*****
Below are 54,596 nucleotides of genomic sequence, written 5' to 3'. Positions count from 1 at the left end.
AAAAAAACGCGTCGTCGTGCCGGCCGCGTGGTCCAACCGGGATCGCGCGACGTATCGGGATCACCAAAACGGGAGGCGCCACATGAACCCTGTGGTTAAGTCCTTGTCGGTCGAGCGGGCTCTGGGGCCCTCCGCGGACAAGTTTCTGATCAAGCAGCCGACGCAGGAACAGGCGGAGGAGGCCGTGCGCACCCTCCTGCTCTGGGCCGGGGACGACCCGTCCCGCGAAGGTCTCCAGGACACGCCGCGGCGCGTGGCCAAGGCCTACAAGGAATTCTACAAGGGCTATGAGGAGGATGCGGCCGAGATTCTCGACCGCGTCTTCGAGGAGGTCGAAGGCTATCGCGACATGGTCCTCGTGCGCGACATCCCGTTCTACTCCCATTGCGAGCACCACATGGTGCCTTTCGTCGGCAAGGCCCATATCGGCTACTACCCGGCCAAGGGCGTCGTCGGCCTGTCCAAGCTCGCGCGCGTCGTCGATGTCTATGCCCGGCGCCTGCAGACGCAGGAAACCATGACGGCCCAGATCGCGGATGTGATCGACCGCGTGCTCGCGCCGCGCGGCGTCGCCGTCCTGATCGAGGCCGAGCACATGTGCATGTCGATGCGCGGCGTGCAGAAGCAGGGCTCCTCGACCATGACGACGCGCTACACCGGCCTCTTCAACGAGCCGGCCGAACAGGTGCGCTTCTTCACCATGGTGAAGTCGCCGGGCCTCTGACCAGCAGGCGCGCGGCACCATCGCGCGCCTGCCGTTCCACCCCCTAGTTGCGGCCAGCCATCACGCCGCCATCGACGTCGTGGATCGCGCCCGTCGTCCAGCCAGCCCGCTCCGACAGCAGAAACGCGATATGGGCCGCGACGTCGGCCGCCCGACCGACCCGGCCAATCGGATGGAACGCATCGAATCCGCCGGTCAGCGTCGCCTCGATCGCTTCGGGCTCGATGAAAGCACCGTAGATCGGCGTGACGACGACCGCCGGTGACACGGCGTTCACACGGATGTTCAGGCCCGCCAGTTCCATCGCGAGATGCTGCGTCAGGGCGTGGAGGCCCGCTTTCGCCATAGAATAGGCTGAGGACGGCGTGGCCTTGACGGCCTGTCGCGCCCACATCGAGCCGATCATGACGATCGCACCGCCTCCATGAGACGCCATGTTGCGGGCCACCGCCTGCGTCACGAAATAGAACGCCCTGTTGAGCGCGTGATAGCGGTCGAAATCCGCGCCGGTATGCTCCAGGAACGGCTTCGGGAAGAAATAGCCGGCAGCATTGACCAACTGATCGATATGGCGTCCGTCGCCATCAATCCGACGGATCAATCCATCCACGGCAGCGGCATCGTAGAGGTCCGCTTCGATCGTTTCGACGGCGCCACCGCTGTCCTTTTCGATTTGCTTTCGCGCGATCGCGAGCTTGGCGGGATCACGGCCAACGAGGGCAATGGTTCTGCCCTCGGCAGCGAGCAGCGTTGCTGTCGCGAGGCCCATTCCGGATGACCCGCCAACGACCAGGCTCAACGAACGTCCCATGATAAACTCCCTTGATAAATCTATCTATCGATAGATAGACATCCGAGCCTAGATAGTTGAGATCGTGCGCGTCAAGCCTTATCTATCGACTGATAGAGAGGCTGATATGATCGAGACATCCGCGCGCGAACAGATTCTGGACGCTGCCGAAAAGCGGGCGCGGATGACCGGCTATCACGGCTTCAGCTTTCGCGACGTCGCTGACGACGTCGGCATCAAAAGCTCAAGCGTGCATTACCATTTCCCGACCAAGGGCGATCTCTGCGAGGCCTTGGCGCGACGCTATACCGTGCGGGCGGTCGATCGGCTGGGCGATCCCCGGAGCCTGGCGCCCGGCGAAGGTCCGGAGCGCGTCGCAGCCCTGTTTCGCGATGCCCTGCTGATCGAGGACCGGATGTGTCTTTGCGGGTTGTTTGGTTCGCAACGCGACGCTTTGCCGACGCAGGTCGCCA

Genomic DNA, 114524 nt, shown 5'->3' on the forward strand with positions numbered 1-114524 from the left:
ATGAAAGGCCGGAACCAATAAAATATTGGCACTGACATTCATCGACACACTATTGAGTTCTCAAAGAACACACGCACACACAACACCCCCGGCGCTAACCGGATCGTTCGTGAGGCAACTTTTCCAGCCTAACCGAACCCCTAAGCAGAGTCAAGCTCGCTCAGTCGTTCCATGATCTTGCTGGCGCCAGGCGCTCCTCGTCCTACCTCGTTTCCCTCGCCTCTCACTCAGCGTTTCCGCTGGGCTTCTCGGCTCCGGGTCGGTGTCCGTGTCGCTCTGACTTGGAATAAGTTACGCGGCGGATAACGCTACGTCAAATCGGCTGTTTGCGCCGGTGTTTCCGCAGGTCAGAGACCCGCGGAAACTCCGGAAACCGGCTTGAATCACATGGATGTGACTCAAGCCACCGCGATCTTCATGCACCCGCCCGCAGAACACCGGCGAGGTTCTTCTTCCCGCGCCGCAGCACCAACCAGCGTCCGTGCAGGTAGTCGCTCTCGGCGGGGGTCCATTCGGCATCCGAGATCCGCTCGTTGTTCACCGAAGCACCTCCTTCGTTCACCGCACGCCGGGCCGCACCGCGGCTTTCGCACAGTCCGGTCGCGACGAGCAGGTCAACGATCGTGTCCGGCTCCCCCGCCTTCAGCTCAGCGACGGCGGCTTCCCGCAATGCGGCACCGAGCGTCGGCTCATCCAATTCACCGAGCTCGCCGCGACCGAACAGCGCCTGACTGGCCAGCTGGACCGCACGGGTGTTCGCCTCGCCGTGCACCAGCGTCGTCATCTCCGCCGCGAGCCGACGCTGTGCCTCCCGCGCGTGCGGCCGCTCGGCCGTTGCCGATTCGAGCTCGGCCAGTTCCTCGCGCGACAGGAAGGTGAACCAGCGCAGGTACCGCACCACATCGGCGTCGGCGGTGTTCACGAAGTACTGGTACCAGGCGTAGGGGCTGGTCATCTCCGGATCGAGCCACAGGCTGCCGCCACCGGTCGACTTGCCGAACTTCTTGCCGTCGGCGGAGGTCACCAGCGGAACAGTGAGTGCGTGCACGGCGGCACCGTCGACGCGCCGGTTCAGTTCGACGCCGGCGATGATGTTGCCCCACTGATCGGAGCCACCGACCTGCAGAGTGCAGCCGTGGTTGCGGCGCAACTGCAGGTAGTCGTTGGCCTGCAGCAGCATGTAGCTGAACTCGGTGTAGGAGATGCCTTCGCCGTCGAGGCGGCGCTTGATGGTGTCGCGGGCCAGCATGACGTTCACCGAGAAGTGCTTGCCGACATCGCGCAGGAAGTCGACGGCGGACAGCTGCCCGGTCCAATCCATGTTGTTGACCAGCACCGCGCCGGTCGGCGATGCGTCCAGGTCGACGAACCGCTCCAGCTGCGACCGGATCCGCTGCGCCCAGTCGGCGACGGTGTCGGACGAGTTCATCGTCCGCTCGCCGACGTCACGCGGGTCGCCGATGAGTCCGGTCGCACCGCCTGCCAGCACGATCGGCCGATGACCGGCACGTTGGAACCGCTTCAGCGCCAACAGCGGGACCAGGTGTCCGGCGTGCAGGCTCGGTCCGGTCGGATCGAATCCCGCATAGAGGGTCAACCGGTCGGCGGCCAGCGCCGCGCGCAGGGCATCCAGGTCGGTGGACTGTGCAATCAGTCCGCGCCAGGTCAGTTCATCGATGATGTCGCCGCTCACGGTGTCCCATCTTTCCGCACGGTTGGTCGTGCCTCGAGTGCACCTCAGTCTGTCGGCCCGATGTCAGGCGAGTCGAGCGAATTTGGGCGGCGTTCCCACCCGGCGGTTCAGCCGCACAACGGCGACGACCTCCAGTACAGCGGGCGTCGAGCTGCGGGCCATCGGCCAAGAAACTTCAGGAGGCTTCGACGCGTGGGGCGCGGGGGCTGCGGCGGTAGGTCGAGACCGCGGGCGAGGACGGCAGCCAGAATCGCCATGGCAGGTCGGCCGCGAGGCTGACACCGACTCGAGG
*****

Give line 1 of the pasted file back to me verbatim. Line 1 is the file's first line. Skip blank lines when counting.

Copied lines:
Below are 54,596 nucleotides of genomic sequence, written 5' to 3'. Positions count from 1 at the left end.